The following is an excerpt from the Book of Orden, taken from the Tome of Rya-Llan, Visions from the Dream Mother, volume 16, verses 15-33.
The tower that stands has always been.
It stood in a time before time was dreamt of. It has known other names, slept beneath different stars. It has served other masters.
In this most recent age, the tower has hosted man, a place of governance and power. But not from the beginning. For in the dawn of this age, man inhabited a different land, a land whose name has been driven from memory.
Man no longer remembers that he was once a slave.
Nor does he remember his ancient masters. A race that, while not alien, were too dissimilar to be considered human.
And upon that forgotten land, in that ancient time, man did not remember that he had once been free.
He laboured and toiled, his existence merciless and cruel. Man was born. Man suffered. Man died. He knew his lot was the will of the gods, for that was what his masters told him.
Until one day a slave was born who was named Syrentus. Syrentus remembered. It came to him from the deepest of places, known only to the heart by a whisper’s echo. He remembered freedom. He remembered dignity. He remembered rage.
In the dark of night, when the masters disappeared to their secret places, Syrentus spoke, and his peoples’ hearts were filled with promise.
The gods heard Syrentus’ words and they too were pleased. The god Aryamen appeared to Syrentus and told of a night that would soon come, a night when the sky would rain fire. Syrentus listened, and he believed.
So, on the appointed night, after their masters retired, Syrentus fled that pitiless city. Yet his heart was heavy; of all his people, only three dozen had joined him.
Just before dawn the heavens exploded. Fiery rocks plummeted from the sky, crashing to the world like broken suns. The land was scorched and crippled. Forests burned. Rivers boiled. The cities of their masters’ perished and, by sunset, the men that walked that ancient land numbered three dozen.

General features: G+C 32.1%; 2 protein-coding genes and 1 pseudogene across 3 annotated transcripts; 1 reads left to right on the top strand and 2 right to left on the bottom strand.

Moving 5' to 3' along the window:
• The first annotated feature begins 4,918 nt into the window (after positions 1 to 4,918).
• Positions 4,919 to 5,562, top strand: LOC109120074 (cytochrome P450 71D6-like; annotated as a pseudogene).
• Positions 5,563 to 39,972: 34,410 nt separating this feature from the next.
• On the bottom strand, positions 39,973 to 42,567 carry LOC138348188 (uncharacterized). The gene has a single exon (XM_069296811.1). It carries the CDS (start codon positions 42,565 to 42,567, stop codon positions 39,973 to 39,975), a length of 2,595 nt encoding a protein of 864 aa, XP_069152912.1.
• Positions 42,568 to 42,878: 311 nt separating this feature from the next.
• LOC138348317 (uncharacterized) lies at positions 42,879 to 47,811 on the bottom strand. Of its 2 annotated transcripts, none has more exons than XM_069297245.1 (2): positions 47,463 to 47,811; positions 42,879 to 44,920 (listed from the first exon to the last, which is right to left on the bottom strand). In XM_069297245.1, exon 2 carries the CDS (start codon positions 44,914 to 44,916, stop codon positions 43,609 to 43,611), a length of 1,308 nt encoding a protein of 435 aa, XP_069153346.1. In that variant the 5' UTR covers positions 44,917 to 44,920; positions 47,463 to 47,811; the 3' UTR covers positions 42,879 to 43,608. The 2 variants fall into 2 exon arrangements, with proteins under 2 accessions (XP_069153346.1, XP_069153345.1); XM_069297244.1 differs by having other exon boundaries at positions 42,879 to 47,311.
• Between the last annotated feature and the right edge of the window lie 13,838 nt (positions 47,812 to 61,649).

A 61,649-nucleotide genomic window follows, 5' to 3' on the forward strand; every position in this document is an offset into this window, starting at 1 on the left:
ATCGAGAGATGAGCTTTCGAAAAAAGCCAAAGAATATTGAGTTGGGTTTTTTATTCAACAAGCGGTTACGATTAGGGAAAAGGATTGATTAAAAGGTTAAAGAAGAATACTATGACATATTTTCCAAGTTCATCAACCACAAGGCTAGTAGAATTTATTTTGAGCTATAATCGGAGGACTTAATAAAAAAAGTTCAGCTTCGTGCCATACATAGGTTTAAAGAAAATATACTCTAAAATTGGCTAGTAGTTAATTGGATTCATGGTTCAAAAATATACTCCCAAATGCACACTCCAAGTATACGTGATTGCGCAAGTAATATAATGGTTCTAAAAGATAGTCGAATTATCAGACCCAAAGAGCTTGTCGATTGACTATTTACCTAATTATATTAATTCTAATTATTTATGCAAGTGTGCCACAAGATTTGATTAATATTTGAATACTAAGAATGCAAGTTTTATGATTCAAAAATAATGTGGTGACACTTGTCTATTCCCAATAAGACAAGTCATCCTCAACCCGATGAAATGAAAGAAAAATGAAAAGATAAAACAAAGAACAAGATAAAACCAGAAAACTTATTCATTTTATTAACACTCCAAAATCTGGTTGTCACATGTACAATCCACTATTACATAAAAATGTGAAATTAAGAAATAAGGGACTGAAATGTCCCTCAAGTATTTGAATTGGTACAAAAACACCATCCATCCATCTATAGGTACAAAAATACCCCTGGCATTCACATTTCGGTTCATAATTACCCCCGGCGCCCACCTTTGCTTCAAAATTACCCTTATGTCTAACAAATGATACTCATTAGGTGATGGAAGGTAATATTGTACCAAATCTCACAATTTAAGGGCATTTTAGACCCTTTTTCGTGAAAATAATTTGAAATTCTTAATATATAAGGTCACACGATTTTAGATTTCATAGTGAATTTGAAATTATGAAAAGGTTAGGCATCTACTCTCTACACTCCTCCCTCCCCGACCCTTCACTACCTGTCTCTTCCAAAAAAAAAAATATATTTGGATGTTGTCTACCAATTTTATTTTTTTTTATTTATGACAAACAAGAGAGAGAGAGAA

That night, a new star appeared in the heavens, a golden orb that burned in the western sky. Syrentus saw, and he knew that they should follow.
For many days, Syrentus and his people walked, until they came to the coast of that ancient land. There, they were awed by the dance of that seemingly endless lake, for man had never before beheld the sea.
They made boats, constructed from vine and timber as the gods instructed. And Syrentus’ people sailed, though they had never done so before, guided across the waves by Osepian, God of the Seas. The land of their masters was abandoned, and man pledged never again to speak its name.
Still in the west, the golden star hovered.
Syrentus and his people sailed, and the family of man grew. Along the way, some chose to remain, building their lives on the isles they visited, but Syrentus’ gaze, and that of his faithful, never left the golden star on the horizon.
Ever westward they sailed, until Syrentus and his followers came upon a new world, a land that would become known as Calambria. They discovered a country filled with wonder, a virgin land untouched by civilisation. In those first few years many a word was created to describe place, plant and creature.
They worked the land as they went, with skills they had learned in their masters’ fields. Children were born and the family of man continued to grow. They crossed barren plains of heat and dust, climbed high and jagged mountains. They forded charging rivers that snatched the weak, and trekked through knotted forest.
It was many a year before they reached the place where the river met the ocean. By the end of their journey Syrentus’ bones were old and rasping. But as he gazed upon that sharp grey shore, Syrentus knew that this was the place the gods had promised.
For upon that land a tower waited, a structure of purest white that seemed to touch the sky.
Syrentus laid himself down on that shore and smiled and closed his eyes. After all the long years, man had found his home.
As his followers watched the old man sleep they knew he would not awaken. And as the sun set that night over the place that man would name Syrentium, at last the golden star faded.